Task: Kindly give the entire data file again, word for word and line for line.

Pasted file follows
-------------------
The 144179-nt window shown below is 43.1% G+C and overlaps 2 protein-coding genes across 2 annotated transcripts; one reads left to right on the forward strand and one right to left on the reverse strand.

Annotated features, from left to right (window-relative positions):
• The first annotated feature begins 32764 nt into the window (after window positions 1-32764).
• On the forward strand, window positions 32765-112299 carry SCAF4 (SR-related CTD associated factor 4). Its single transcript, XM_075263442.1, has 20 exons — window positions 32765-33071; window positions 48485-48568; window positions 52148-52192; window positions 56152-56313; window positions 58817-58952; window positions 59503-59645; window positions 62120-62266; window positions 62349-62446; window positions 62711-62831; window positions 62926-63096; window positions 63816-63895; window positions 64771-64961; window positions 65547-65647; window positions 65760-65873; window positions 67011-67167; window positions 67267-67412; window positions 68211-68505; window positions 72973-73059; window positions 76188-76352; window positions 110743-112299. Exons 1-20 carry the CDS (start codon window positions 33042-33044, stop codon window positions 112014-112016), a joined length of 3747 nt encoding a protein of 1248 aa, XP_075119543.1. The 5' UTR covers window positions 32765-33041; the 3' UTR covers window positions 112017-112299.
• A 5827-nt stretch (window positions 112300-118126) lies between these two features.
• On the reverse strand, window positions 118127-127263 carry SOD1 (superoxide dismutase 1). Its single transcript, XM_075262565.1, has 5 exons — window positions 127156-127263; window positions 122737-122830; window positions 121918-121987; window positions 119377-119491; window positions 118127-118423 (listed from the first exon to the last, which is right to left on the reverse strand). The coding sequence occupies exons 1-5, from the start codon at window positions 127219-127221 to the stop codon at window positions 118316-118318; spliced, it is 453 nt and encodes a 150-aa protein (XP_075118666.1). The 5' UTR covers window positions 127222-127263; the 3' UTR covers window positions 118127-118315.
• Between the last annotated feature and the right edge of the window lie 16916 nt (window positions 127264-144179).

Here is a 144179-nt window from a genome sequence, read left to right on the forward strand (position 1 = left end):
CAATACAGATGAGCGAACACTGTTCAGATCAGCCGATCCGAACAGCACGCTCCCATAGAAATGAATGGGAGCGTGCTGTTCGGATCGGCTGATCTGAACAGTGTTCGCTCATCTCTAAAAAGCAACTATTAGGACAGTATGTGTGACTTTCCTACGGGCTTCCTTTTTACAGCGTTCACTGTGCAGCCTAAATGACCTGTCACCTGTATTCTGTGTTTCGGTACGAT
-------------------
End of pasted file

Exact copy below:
The 144179-nt window shown below is 43.1% G+C and overlaps 2 protein-coding genes across 2 annotated transcripts; one reads left to right on the forward strand and one right to left on the reverse strand.

Annotated features, from left to right (window-relative positions):
• The first annotated feature begins 32764 nt into the window (after window positions 1-32764).
• On the forward strand, window positions 32765-112299 carry SCAF4 (SR-related CTD associated factor 4). Its single transcript, XM_075263442.1, has 20 exons — window positions 32765-33071; window positions 48485-48568; window positions 52148-52192; window positions 56152-56313; window positions 58817-58952; window positions 59503-59645; window positions 62120-62266; window positions 62349-62446; window positions 62711-62831; window positions 62926-63096; window positions 63816-63895; window positions 64771-64961; window positions 65547-65647; window positions 65760-65873; window positions 67011-67167; window positions 67267-67412; window positions 68211-68505; window positions 72973-73059; window positions 76188-76352; window positions 110743-112299. Exons 1-20 carry the CDS (start codon window positions 33042-33044, stop codon window positions 112014-112016), a joined length of 3747 nt encoding a protein of 1248 aa, XP_075119543.1. The 5' UTR covers window positions 32765-33041; the 3' UTR covers window positions 112017-112299.
• A 5827-nt stretch (window positions 112300-118126) lies between these two features.
• On the reverse strand, window positions 118127-127263 carry SOD1 (superoxide dismutase 1). Its single transcript, XM_075262565.1, has 5 exons — window positions 127156-127263; window positions 122737-122830; window positions 121918-121987; window positions 119377-119491; window positions 118127-118423 (listed from the first exon to the last, which is right to left on the reverse strand). The coding sequence occupies exons 1-5, from the start codon at window positions 127219-127221 to the stop codon at window positions 118316-118318; spliced, it is 453 nt and encodes a 150-aa protein (XP_075118666.1). The 5' UTR covers window positions 127222-127263; the 3' UTR covers window positions 118127-118315.
• Between the last annotated feature and the right edge of the window lie 16916 nt (window positions 127264-144179).

Here is a 144179-nt window from a genome sequence, read left to right on the forward strand (position 1 = left end):
CAATACAGATGAGCGAACACTGTTCAGATCAGCCGATCCGAACAGCACGCTCCCATAGAAATGAATGGGAGCGTGCTGTTCGGATCGGCTGATCTGAACAGTGTTCGCTCATCTCTAAAAAGCAACTATTAGGACAGTATGTGTGACTTTCCTACGGGCTTCCTTTTTACAGCGTTCACTGTGCAGCCTAAATGACCTGTCACCTGTATTCTGTGTTTCGGTACGAT